Three World Cuisines

Italian, Mexican, Chinese

By (author) Ken Albala

Hardback - £137.00

Publication date:

03 May 2012

Length of book:

392 pages


AltaMira Press

ISBN-13: 9780759121256

The text begins with a comprehensive theory of cuisine in the introduction and moves to the parallel culinary histories of Italy, Mexico, and China: the independent domestication of crops in each, the social, political, and technological developments that gave rise to each cuisine, and cooking in both professional and home settings. It also compares the internal logic of the cooking style and techniques in a way that will resonate with students. The meat of the text compares and contrasts the three cuisines in chapters on grains and starches; vegetables; fruits and nuts; meat, poultry, and dairy products; fish and shellfish; fats and flavorings, and beverages. Readers are taken on a fascinating journey of discovery, where the background story of mis-transmission, adaptation, and evolution of cooking as it spreads around the globe with trade and immigration is revealed. It answers the big questions, such as, why did the wok prevail in China, while the sautée pan and comal were used in Italy and Mexico, respectively? Why is bread baked in the Mediterranean but more often steamed in the Far East? How are certain ingredients used in completely different ways by different cultures and why? Why is corn transformed into tortillas and tamales in one place and into polenta in another? Why do we find tomato salsa in the Americas, long-cooked sauces in Italy, and tomatoes mixed with scrambled eggs in China? Albala also challenges the notion of authenticity, providing ample evidence that cuisines are constantly evolving, adapting over time according to ingredients and cooking technologies. More than 150 of Albala’s recipes complete the instruction, inspiring readers to learn how to cook in a fundamental way.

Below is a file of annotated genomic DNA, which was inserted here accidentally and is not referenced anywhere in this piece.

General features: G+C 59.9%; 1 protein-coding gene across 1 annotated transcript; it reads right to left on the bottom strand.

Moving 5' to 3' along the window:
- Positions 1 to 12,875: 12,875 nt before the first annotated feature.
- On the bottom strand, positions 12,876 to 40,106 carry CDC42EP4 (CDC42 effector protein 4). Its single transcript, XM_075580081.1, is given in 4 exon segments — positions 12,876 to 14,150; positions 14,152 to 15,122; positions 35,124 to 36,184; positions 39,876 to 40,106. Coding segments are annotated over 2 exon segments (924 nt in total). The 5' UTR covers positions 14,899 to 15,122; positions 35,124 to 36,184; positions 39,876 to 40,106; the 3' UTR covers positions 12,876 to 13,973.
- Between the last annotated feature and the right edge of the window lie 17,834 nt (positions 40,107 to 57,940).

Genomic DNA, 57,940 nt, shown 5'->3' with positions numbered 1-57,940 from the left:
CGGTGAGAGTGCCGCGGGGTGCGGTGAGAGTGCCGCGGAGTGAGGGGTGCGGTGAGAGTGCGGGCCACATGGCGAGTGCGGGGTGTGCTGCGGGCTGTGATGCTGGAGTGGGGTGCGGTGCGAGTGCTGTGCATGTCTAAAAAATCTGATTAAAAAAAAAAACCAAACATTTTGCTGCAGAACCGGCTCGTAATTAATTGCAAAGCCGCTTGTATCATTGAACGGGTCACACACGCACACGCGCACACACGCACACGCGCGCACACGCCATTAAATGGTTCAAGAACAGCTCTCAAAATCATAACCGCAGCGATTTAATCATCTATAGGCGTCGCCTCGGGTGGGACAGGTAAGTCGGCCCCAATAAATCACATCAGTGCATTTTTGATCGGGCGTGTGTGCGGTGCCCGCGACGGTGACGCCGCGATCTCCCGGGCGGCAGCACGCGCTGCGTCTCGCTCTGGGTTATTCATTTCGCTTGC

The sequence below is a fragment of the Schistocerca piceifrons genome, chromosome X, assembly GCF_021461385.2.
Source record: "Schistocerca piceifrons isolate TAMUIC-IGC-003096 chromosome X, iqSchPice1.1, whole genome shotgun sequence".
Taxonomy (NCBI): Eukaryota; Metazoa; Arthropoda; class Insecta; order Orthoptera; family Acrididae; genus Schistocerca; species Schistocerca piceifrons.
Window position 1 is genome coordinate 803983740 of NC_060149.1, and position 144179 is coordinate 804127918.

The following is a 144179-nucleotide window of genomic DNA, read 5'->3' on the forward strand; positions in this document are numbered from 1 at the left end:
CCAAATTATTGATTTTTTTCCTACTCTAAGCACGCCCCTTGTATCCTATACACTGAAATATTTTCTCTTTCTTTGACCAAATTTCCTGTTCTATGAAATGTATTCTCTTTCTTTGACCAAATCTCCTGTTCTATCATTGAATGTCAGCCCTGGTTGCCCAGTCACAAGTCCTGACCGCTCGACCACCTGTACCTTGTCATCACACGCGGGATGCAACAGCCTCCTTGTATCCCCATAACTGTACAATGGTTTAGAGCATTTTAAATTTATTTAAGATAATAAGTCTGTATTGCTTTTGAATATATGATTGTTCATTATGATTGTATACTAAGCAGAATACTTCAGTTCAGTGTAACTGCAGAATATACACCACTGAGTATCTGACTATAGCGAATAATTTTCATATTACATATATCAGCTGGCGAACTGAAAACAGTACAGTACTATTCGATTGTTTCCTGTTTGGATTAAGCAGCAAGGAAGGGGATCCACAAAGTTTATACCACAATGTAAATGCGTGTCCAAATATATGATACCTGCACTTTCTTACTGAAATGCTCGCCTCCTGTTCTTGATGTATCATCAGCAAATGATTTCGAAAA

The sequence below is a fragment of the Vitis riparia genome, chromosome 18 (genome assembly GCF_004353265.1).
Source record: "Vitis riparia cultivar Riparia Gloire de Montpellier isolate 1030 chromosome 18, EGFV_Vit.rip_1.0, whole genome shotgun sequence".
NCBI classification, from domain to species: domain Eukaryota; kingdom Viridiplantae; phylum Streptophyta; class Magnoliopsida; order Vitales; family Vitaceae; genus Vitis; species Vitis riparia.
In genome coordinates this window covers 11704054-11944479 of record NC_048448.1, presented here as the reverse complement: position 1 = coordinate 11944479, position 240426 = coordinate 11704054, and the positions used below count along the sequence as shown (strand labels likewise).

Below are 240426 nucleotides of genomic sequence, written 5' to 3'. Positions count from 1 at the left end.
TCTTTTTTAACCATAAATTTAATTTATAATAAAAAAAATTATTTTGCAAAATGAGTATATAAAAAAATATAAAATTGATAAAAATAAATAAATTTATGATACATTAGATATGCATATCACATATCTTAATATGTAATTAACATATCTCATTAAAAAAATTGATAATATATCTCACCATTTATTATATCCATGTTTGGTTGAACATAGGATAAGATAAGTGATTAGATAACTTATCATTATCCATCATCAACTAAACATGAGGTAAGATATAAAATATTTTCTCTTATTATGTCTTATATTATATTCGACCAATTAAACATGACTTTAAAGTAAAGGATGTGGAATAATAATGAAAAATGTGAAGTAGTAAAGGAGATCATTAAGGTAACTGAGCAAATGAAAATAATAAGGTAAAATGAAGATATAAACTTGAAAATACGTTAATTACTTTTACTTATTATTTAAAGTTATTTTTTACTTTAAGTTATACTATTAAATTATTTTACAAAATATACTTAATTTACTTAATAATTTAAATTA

Historian and gastronomer Albala notes in his introduction, 'that every culture discussed here...harbored various and often opposing food ideologies, each of which made their rival claims upon every individual.' After the opening chapter’s impressively quick-paced historical overview of cuisine in Italy, Mexico, and China, Albala approaches modernity via individual foodstuffs. He demonstrates how all three cultures cook and serve porridge, then moves through vegetables, fruit, meat, seafood, desserts, and beverages. . . . This text should be recognized as an impressive, if imperfect, addition to the culinary or history classroom.